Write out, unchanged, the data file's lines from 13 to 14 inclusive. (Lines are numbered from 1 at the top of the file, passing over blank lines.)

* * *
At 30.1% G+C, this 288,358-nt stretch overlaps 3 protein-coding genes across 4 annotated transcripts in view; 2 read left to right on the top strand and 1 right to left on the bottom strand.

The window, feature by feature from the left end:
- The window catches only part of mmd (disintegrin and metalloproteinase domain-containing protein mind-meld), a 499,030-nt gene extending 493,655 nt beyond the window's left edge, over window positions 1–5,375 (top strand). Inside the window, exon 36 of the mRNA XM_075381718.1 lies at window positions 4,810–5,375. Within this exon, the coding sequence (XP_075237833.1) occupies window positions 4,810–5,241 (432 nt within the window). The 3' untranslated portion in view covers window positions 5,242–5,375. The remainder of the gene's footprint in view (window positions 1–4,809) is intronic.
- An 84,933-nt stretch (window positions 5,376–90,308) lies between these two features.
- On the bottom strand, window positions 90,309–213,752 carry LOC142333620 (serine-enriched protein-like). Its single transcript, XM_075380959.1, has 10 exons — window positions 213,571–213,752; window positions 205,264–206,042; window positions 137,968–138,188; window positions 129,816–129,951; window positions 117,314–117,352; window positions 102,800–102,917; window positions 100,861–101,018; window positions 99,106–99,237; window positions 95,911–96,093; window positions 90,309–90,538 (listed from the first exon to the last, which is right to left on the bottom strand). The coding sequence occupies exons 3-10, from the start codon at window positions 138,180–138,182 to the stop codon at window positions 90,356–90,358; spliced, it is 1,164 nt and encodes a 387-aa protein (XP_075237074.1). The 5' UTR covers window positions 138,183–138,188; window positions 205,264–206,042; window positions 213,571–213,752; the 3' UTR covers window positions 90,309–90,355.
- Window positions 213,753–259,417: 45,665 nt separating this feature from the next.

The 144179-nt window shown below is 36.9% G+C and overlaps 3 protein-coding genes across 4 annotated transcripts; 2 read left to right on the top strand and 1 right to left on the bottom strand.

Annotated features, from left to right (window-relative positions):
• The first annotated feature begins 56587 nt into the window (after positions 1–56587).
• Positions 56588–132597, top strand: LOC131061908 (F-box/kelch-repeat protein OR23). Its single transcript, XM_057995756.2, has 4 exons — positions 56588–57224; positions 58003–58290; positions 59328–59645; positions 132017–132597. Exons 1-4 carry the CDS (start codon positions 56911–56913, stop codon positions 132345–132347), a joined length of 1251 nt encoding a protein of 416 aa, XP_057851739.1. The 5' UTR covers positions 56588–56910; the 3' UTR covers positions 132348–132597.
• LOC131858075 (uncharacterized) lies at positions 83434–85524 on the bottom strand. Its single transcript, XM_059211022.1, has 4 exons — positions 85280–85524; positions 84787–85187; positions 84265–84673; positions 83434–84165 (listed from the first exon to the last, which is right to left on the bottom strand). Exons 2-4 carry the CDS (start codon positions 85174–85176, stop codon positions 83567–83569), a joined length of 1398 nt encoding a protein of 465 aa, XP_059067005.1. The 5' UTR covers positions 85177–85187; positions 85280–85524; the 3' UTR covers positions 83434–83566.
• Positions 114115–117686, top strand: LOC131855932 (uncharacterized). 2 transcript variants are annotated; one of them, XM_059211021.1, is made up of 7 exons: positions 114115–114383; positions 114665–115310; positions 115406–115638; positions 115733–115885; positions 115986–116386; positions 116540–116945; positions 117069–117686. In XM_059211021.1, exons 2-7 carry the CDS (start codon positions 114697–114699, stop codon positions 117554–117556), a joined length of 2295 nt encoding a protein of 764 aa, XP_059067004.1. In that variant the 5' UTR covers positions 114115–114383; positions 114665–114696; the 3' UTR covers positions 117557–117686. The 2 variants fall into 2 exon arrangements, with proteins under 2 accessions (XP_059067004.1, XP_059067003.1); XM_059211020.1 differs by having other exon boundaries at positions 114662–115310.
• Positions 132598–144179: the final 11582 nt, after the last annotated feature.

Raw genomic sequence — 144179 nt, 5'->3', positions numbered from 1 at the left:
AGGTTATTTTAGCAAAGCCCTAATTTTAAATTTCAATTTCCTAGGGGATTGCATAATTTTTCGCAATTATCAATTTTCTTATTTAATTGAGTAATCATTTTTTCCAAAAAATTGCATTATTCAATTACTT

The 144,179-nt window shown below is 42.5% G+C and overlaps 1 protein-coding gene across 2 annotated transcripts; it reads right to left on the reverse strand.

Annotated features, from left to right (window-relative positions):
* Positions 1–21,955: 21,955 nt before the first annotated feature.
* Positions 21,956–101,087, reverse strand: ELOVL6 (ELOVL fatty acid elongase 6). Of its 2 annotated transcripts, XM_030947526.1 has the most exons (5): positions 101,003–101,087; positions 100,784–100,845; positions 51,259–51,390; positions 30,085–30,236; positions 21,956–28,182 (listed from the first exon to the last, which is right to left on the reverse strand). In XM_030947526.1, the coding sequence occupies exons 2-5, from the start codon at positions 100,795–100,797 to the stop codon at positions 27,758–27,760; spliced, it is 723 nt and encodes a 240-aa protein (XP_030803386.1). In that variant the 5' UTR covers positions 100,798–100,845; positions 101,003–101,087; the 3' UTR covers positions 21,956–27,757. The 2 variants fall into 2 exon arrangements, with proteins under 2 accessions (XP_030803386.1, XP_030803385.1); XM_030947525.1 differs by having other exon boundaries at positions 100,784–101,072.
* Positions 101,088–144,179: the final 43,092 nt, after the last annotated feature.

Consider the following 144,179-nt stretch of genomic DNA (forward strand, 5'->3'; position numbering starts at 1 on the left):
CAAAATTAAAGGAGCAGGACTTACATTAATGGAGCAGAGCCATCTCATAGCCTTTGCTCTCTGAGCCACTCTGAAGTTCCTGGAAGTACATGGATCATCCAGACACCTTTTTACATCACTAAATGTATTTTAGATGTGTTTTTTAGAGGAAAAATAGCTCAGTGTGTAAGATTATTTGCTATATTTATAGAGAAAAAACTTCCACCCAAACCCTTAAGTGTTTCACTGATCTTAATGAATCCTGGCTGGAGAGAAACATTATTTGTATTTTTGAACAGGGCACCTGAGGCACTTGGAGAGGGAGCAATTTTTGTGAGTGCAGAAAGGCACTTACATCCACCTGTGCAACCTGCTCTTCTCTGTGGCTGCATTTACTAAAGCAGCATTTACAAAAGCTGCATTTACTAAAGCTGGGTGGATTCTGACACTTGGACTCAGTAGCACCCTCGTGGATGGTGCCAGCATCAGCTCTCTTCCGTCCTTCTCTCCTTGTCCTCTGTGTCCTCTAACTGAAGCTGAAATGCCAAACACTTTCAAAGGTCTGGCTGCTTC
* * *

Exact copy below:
• Positions 132598–144179: the final 11582 nt, after the last annotated feature.

Raw genomic sequence — 144179 nt, 5'->3', positions numbered from 1 at the left: